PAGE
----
Theresa Kasawala's blog

Choosing running mates in Malawi

The electoral bandwagon in Malawi is gathering pace after the presidential candidates officially entered the race – along with their respective running mates. Escorted by diehard supporters clad in their party paraphernalia, the candidates passed through Blantyre last week on their way to file their nomination papers with the Malawi Electoral Commission (MEC).


Darkness reins over Malawi's Cashgate

Following the massive looting of taxpayers’ money known as cash-gate, Joyce Banda’s government promised Malawians that they would thoroughly investigate the scandal so as to bring the culprits to book and to let Malawians know what really happened.


Malawi's corrupt blame game

Malawians should brace themselves for even tougher times ahead after donors under the Common Approach to Budgetary Support (Cabs) decided to suspend budgetary aid to the government estimated at K160 billion (US$400 million) until they got assurances from independent sources that their money would be used for its intended purposes if channelled through the government system.


Bye bye boys

In the wake of the massive looting of government money known as cash-gate, Malawian President Joyce Banda came under pressure to act decisively. Civil Society leaders called on her not to shield any big wigs within her government and party and to fire any officials connected to the escalating corruption crisis.

In response, Banda did more than most people expected – by dissolving her entire cabinet. The questions on everyone’s lips were what would she do next? And what would her new cabinet look like?


Who is in poll position in Malawi?

At first glance, Malawi’s 14 million people have a remarkable array of registered political parties to choose from – 48 to be exact. But with the clock ticking down towards next year’s presidential, parliamentary and local elections, the reality is far simpler since most of the country’s plethora of parties are inactive.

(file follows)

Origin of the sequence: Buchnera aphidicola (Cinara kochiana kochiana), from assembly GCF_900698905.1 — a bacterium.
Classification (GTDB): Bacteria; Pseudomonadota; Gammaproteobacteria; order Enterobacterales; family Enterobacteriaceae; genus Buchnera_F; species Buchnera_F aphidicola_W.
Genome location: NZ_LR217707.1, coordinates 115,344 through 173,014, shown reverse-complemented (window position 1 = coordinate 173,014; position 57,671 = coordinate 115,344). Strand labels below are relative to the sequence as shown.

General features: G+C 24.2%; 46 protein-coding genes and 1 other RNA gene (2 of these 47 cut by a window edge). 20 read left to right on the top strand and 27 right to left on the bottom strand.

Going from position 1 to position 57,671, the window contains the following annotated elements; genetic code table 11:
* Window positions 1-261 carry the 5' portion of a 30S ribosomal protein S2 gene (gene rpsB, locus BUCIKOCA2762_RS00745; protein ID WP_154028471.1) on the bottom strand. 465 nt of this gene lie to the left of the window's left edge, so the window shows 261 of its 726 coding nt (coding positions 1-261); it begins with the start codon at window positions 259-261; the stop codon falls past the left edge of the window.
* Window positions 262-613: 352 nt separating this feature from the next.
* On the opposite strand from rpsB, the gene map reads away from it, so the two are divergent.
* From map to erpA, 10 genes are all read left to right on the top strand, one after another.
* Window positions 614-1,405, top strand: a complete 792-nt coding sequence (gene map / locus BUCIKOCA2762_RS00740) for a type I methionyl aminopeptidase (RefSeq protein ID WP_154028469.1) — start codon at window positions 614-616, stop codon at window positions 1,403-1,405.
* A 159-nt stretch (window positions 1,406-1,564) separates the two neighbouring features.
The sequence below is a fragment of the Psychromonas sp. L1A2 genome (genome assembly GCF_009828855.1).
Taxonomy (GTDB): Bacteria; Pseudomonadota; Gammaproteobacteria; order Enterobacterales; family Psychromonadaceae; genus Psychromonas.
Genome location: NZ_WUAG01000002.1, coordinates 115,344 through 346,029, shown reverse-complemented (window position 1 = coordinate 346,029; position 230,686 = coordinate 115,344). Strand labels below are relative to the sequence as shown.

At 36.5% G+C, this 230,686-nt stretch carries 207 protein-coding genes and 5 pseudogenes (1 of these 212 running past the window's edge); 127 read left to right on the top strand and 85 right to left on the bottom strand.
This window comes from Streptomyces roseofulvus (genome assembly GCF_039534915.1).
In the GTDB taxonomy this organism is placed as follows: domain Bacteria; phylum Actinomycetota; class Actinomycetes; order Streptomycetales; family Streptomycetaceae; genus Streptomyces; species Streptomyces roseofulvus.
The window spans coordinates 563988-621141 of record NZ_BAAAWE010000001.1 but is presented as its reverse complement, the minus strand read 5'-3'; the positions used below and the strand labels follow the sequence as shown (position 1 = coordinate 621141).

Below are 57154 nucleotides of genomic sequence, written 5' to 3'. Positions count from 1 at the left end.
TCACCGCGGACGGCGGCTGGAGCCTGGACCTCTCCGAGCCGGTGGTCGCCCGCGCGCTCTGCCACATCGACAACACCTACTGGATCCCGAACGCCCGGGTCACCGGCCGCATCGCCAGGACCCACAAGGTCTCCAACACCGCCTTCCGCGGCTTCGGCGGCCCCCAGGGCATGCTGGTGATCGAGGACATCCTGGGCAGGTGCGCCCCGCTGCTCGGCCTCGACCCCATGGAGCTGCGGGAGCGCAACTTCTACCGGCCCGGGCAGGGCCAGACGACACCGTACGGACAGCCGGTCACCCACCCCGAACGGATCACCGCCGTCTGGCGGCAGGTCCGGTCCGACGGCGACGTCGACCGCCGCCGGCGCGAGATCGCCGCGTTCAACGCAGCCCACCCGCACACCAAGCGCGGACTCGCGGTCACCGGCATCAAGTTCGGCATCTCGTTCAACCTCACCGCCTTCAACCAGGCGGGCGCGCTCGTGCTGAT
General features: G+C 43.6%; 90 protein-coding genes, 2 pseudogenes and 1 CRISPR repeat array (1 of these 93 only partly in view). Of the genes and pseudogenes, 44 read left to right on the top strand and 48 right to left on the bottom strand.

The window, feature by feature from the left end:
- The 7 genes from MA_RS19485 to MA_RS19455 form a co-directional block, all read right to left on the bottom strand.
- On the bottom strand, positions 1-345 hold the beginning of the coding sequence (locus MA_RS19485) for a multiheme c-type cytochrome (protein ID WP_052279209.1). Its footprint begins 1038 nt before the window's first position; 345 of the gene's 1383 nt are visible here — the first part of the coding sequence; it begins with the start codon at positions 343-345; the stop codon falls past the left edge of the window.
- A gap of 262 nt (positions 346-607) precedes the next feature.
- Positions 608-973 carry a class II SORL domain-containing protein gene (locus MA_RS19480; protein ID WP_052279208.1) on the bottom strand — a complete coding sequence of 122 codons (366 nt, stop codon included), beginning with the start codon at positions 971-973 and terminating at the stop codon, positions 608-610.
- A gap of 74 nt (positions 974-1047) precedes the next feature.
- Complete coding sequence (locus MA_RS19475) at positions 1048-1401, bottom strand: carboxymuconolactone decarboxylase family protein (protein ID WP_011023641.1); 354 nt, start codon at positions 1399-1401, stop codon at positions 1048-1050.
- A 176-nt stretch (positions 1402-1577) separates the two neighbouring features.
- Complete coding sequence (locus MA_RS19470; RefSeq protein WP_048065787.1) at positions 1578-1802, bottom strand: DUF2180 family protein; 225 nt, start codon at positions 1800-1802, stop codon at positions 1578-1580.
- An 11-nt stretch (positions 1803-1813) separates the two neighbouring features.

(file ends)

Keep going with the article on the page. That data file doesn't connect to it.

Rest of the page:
Top ten tasks for Malawi's new president

While there was a mixed reaction to the death of Bingu wa Mutharika, the ascendancy of Joyce Banda to the highest office in the land has given most Malawians hope that something can at last be done to resolve the country’s political, social, judicial and economic crises. Indeed, there is almost universal consensus about what the new government needs to do.

But it is a daunting task. While there are many other issues to address in future, the top topics in President Banda’s in-tray include:


Time for Bingu to pack his bags?

There is one very important fact to mention at the start of this column – President Bingu wa Mutharika is not going to leave office before 2014 whatever civil society is saying. And it’s saying quite a lot, including asking him to resign within 60 days.


A Country without a Justice System

The old adage that justice delayed is justice denied has never been more pertinent in Malawi – as the whole arm of government that helps citizens to access justice has not been functioning for the past two months. The reason – critical support staff are on strike in order to force the government to review their conditions of service.


More pain for Malawi's poor

For the first time since independence, Malawi has implemented something called a Zero Deficit Budget (ZDB). In a nutshell, ZDB means that instead of receiving the usual 40 percent of its annual budget from donors, government would cover this amount by sourcing funds from elsewhere – namely through the introduction of exorbitant taxes on products. But given the severe economic challenges that Malawi is facing, it does not require an economist to conclude that ZDB has definitely failed to deliver any kind of benefit and has instead further impoverished Malawians. 

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